IDEAS home Printed from https://ideas.repec.org/p/fip/fedlwp/2010-009.html
   My bibliography  Save this paper

Liquidity demand and welfare in a heterogeneous-agent economy

Author

Listed:
  • Yi Wen

Abstract

This paper provides an analytically tractable general-equilibrium model of money demand with micro-foundations. The model is based on the incomplete-market model of Bewley (1980) where money serves as a store of value and provides liquidity to smooth consumption. The model is applied to study the effects of monetary policies. It is shown that heterogeneous liquidity demand can lead to sluggish movements in aggregate prices and positive responses from aggregate output to transitory money injections. However, permanent money growth can be extremely costly: With log utility function and an endogenously determined distribution of money balances that matches the household data, agents are willing to reduce consumption by 8% (or more) to avoid 10% annual inflation. The large welfare cost of inflation arises because inflation destroys the liquidity value and the buffer-stock function of money, thus raising the volatility of consumption for low-income households. The astonishingly large welfare cost of moderate inflation provides a justification for adopting a low inflation target by central banks and offers an explanation for the empirical relationship between inflation and social unrest in developing countries.

Suggested Citation

  • Yi Wen, 2010. "Liquidity demand and welfare in a heterogeneous-agent economy," Working Papers 2010-009, Federal Reserve Bank of St. Louis.
  • Handle: RePEc:fip:fedlwp:2010-009
    as

    Download full text from publisher

    File URL: http://research.stlouisfed.org/wp/2010/2010-009.pdf
    Download Restriction: no

    Citations

    Citations are extracted by the CitEc Project, subscribe to its RSS feed for this item.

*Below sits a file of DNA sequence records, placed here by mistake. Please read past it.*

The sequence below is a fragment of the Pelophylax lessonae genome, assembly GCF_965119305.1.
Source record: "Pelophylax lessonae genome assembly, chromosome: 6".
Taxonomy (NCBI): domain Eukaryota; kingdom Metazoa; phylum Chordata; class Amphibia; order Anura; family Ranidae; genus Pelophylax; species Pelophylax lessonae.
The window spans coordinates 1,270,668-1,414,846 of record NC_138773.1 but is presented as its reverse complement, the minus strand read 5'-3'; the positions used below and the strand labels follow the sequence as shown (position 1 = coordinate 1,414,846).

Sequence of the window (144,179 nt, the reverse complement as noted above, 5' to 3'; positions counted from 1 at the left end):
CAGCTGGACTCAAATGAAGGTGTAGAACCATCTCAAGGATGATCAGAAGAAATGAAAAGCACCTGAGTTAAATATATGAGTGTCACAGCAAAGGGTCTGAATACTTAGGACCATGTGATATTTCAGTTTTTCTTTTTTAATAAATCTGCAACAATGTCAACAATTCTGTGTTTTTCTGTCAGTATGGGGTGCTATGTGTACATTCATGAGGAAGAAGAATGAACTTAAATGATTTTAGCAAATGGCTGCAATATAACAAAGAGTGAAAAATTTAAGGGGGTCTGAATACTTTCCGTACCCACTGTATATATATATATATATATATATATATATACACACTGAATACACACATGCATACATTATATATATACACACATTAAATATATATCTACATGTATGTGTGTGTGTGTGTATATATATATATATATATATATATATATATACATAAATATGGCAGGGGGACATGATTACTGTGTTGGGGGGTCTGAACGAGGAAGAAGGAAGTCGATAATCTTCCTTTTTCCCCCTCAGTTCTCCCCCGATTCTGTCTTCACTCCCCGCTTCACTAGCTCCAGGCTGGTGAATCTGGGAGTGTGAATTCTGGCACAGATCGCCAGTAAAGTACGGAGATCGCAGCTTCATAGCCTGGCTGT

as


    Cited by:

    1. Wen, Yi, 2015. "Money, liquidity and welfare," European Economic Review, Elsevier, vol. 76(C), pages 1-24.
    2. Dressler, Scott, 2016. "A long-run, short-run, and politico-economic analysis of the welfare costs of inflation," Journal of Macroeconomics, Elsevier, vol. 47(PB), pages 255-269.
    3. Chu, Angus C. & Lai, Ching-Chong & Liao, Chih-Hsing, 2010. "A tale of two growth engines: The interactive effects of monetary policy and intellectual property rights," MPRA Paper 30105, University Library of Munich, Germany, revised Apr 2011.
    4. Sunel, Enes, 2010. "On inflation, wealth inequality and welfare in emerging economies," MPRA Paper 25943, University Library of Munich, Germany.

    More about this item

    Keywords

    Liquidity (Economics);

    NEP fields

    This paper has been announced in the following NEP Reports:

    Statistics

    Access and download statistics

    Corrections

    All material on this site has been provided by the respective publishers and authors. You can help correct errors and omissions. When requesting a correction, please mention this item's handle: RePEc:fip:fedlwp:2010-009. See general information about how to correct material in RePEc.

    For technical questions regarding this item, or to correct its authors, title, abstract, bibliographic or download information, contact: (Kathy Cosgrove). General contact details of provider: http://edirc.repec.org/data/frbslus.html .

    If you have authored this item and are not yet registered with RePEc, we encourage you to do it here. This allows to link your profile to this item. It also allows you to accept potential citations to this item that we are uncertain about.

    We have no references for this item. You can help adding them by using this form .

    If you know of missing items citing this one, you can help us creating those links by adding the relevant references in the same way as above, for each refering item. If you are a registered author of this item, you may also want to check the "citations" tab in your RePEc Author Service profile, as there may be some citations waiting for confirmation.

    Please note that corrections may take a couple of weeks to filter through the various RePEc services.

    IDEAS is a RePEc service hosted by the Research Division of the Federal Reserve Bank of St. Louis . RePEc uses bibliographic data supplied by the respective publishers.